As 3x3 basketball makes its way into the Olympic arena, the Australian women’s team is hoping to get a shot at a history-making medal in Tokyo. By Daniel Herborn.

Australia’s 3x3 basketball shot

Australian 3x3 basketball player Maddie Garrick.
Australian 3x3 basketball player Maddie Garrick.
Credit: Basketball Australia

With 3x3 basketball set to make its Olympic debut at Tokyo, the Australian women’s team is eyeing not merely a spot in the history-making eight-team competition but also on the podium. The delayed Games will cap the rapid ascent of this version of the sport, which has morphed from youth competitions and street basketball. Since the first official International Basketball Federation (FIBA) 3x3 event in 2007 the sport has been booming at a grassroots level despite a relatively low media profile.

For the uninitiated, 3x3 is a shorter, sharper version of basketball. It’s a frenetic affair, with games ending either when one team scores 21 or after just 10 minutes, whichever comes first. A standard Olympic Games match lasts 40 minutes. Shots made from behind the three-point line are worth two, and inside shots one, making long-range shooting even more valuable. The shot clock is 12 seconds instead of 24, and games are played on a single-hoop outdoor sports court with a slightly smaller ball.

“It’s an intriguing game,” says David Biwer, the Californian-born head coach of Australia’s women’s 3x3 team. “It’s all the things that basketball is, but on adrenaline.”

For players who came up in the traditional game, the shortened form can revitalise careers. Australia’s top-ranked women’s player, Rebecca Cole, first started playing 3x3 when a former coach invited her to play in a competition for prize money. “It was a time in my basketball life when I wasn’t in such a great spot,” Cole recalls. “But that first tournament – I absolutely loved it. The style of play is right up my alley: aggressive and athletic. It gave me my groove back. I’ll always have a soft spot for it because of that.”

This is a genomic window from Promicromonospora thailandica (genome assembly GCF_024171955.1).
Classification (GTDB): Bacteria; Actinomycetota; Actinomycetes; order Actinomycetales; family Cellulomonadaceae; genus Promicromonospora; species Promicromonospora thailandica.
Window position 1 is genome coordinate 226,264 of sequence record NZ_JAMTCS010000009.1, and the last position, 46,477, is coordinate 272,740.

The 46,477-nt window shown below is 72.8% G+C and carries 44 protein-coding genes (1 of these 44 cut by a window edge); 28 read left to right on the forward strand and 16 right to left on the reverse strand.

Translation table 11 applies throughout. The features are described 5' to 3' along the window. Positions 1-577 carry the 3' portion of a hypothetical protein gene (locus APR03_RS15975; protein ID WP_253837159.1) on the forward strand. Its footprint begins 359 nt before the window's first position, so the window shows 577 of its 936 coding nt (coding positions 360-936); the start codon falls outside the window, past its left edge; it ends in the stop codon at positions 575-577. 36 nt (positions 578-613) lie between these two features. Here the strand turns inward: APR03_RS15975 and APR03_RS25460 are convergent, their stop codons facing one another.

A basketball lifer, Biwer also relishes the new challenges that come with the different rules and the nonstop action. Unlike traditional basketball, where coaches can stalk the sidelines and keep up a running dialogue with their players (and, often, the referees), coaches in 3x3 can’t make direct eye contact with their charges or issue detailed instructions.

He likens it to the role of a tennis coach during a game. “There is some yelling that goes on … you can do reminder stuff,” he explains. “But that’s one of the good things about coaching 3x3 – you have to evolve. You can’t overload the players with information, but you do have to find a way to get them ready for any situation that might occur.”

Seasoned observers of basketball know the sport at its highest levels is something like chess for tall people, a nuanced tactical game of punch and counterpunch, with coaches continuously shifting offensive and defensive structures, calling set plays and rotating players to hunt mismatches. As with Twenty20 cricket, 3x3 can seem like a less tactical game, but Australian team member Maddie Garrick, a 29-year-old guard, explains there is more planning involved than may seem evident.

“It’s so quick that there’s no time to think between offence and defence. We do have a structure off dead-ball situations, first-ball plays and overtime plays, but a lot of the time, the game is just played in free motion,” she says.

While some of the nuances of the traditional game are less important in 3x3, the shorter form can expose any flaws in a player’s game. With constant switching, defensive versatility is a must. An undersized guard who struggles defending, or a tall forward who doesn’t have the agility to stay in front of a more mobile guard quickly becomes a liability.